The Lower Grade Glioma Research Collective
The lower grade glioma research collective (loglio) is a coalition of investigators dedicated to improving diagnosis and treatment for lower grade glioma.
As survival time for patients with low-grade glioma is generally longer than for patients with high-grade glioma, much of the funding for glioma has focused on high-grade tumors, resulting in a slower pace of research for low-grade tumors. The loglio consortium was formed by philanthropists Ashley and Alan Dabbiere in order to connect brain tumor researchers all over the country to tackle the problem of low-grade glioma in collaborative groups.
Loglio provides funding for novel, high-risk research that may not be eligible for traditional funding mechanisms. Successful preliminary results from loglio studies have been leveraged into nearly $39 million of additional funding for low-grade glioma research from the NIH and other funding sources.
Scroll down to learn about the specific areas of research currently supported by loglio. To support low-grade glioma research at UCSF, visit makeagift.ucsf.edu.
- 15 NIH grants and trainee fellowships resulting from loglio discoveries
- 4 Industry collaborations to pursue targeted therapies for lower grade gliomas
- 2 Clinical trials of immunotherapies against lower grade gliomas
- Over 50 publications (including Science, Nature, New England Journal of Medicine)
- 19 Presentations at the 2019 Annual Scientific Meeting of the Society for Neuro-Oncology
Risk and Classification
This project studies the immune profiles of low-grade gliomas to determine if they can be correlated with better or worse outcome. Researchers at UCSF, Mayo Clinic, Yale and USC are using a relatively new type of immune profiling called immunomethylomics, which is a DNA-based method that quantifies immune cells based on the DNA methylation signatures of different immune cell subsets. The researchers hope that immune profiles may be integrated with other known prognostic markers to more accurately predict a patient's clinical course.
- Aim 1: Create immune profiles for patients with lower grade glioma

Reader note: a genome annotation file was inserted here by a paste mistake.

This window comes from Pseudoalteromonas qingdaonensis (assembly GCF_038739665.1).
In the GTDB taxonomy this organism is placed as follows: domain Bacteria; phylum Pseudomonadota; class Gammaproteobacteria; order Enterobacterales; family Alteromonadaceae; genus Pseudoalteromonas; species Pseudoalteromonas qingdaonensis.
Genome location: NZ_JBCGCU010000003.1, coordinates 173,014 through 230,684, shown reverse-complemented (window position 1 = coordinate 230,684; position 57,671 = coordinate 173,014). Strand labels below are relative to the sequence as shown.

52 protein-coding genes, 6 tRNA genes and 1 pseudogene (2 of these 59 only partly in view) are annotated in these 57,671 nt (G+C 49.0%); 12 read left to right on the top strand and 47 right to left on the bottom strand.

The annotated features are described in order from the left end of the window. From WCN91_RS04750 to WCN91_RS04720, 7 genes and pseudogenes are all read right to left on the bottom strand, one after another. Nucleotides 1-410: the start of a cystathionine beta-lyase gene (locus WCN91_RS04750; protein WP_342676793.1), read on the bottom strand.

- Aim 2: Develop risk loci and risk models for specific lower grade glioma subtypes
Metabolic Imaging of Response to Mutant IDH Inhibitors
IDH mutation is a genetic signature of oligodendroglioma. This project aims to develop biomarkers of IDH mutation that can be quantified with 13C hyperpolarized imaging techniques, giving clinicians information about recurrence or response to treatment faster than standard anatomic imaging.
- Aim 1: Identify 1H and hyperpolarized 13C MRS-detectable changes in mutant IDH1 cell models
- Aim 2: Assess the translational value of biomarkers identified in cells by investigating in vivo animal models
- Validate the metabolic biomarkers by determining the mechanistic underpinnings of the metabolic alterations
A Therapeutic Target for TERT-promoter-mutant Tumors
TERT promoter mutations are present in more than 80 percent of glioblastoma multiformes and oligodendrogliomas and are thought to play an important role in tumor cell immortality. Work by UCSF Brain Tumor Center PI Joseph Costello, PhD, and his colleagues recently identified GABP as the molecule responsible for binding to the mutant TERT promoter and activating it (thus lengthening the telomeres of tumor cells and allowing them to avoid natural cell death). This area of research is delving into the feasibility of creating therapies to inhibit GABP and preventing aberrant TERT expression.
- Aim 1: Determine if inhibiting GABPb1L and GABPb2 in actively growing tumors will increase survival of mice bearing TERTp mutant glioblastoma or oligodendroglioma
- Aim 2: Determine the structure of the GABP tetramer bound to the mutant TERTp
Immunotherapy Approaches for Low-Grade Glioma
Immunotherapy has become an increasingly promising field for cancer therapy, including brain tumor therapy. In this project, immunology specialist Hideho Okada, MD, PhD, is examining whether several existing immunotherapies developed for high-grade gliomas could also be useful for treating low-grade gliomas, as well as developing new therapies that target antigens commonly found on LGG cells.